A comprehensive review of the lengthy investigation into convicted child molester and former Penn State football coach Jerry Sandusky says state prosecutors and police took too long to bring the man to justice.
The several hundred page report released on Monday morning by Pa. Attorney General Kathleen Kane found "crucial missteps and inexplicable delays" kept the serial molester from being arrested and charged for his crimes.
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It took prosecutors a year to recommend filing charges against Sandusky, an assistant coach with the venerable college football program led by Coach Joe Paterno, because basic tactics like interviewing him or searching his home were not performed, the report found.
An eventual search of Sandusky's State College house, where some of the victims were molested, uncovered several pieces of evidence including photographs of the victims and lists of campers, some with asterisks next to their names, attending his at-risk youth camp The Second Mile, according to the report. Moulton said some of the highlighted children on the list turned out to be victims.
Investigators also said prosecutors could have used this evidence to find victims years earlier.
Sandusky was first investigated in 2009, but wasn't arrested until November 2011. He was later found guilty of sexually assaulting 10 boys over long-periods of time and is serving a 30-to-60-year prison sentence. Three Penn State administrators were also charged with covering up the crimes. Their cases are pending.
The review, led by Special Deputy Attorney General H. Geoffrey Moulton, Jr., also found senior state prosecutors dragged their feet for five months once charges were recommended based on the testimony of Victim 1. Jonelle Eshbach, the lead prosecutor investigating the case, was eventually told more victims would be needed to bring forth the case.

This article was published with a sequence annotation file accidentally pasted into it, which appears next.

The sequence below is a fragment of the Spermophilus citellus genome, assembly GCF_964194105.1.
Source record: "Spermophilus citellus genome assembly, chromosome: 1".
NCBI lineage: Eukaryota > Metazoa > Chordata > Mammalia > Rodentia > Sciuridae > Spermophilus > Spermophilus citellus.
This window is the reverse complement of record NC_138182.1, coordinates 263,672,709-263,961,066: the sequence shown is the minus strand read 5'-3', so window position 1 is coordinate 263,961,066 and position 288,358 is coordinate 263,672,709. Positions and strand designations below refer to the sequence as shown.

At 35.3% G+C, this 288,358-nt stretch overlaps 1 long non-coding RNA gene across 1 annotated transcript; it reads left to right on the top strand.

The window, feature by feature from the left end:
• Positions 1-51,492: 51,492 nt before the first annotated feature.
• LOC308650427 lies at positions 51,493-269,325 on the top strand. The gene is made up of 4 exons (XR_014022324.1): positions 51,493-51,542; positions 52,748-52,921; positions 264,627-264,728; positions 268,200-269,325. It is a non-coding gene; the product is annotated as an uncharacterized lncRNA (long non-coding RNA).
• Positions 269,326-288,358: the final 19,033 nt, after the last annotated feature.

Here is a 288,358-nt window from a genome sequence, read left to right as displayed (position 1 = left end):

"The case sat inactive for months while a predator was on the streets and a victim waited for justice," Kane said of the findings. She called for the review after taking office in 2013. "The Grand Jury presentment, drafted and supported by the lead prosecutor, sat on someone's desk for five months...It is unfathomable why there was such a lack of urgency."
Investigators said there is no direct evidence that top brass in the AG's office forced the delays, but Kane said that there are serious questions about the "lack of urgency."
Sandusky was first investigated during the tenure of then Pa. Attorney General Tom Corbett. Corbett, now governor of the Commonwealth, has defended his team's work. Moulton said Corbett did not appear to have had any role in the investigation other than failing to bring forth charges.
In a statement given shortly after the report's release, Corbett said the inquiry shows the complex investigation was conducted timely manner and that politics were not involved.
“I am proud of the hard work of men and women who joined in the effort to support and fight for these victims. It was, however, difficult to see their motives and professionalism called in to question," he said. "The release of this report reaffirms the integrity of their efforts."
Corbett is a Republican and Kane is a Democrat.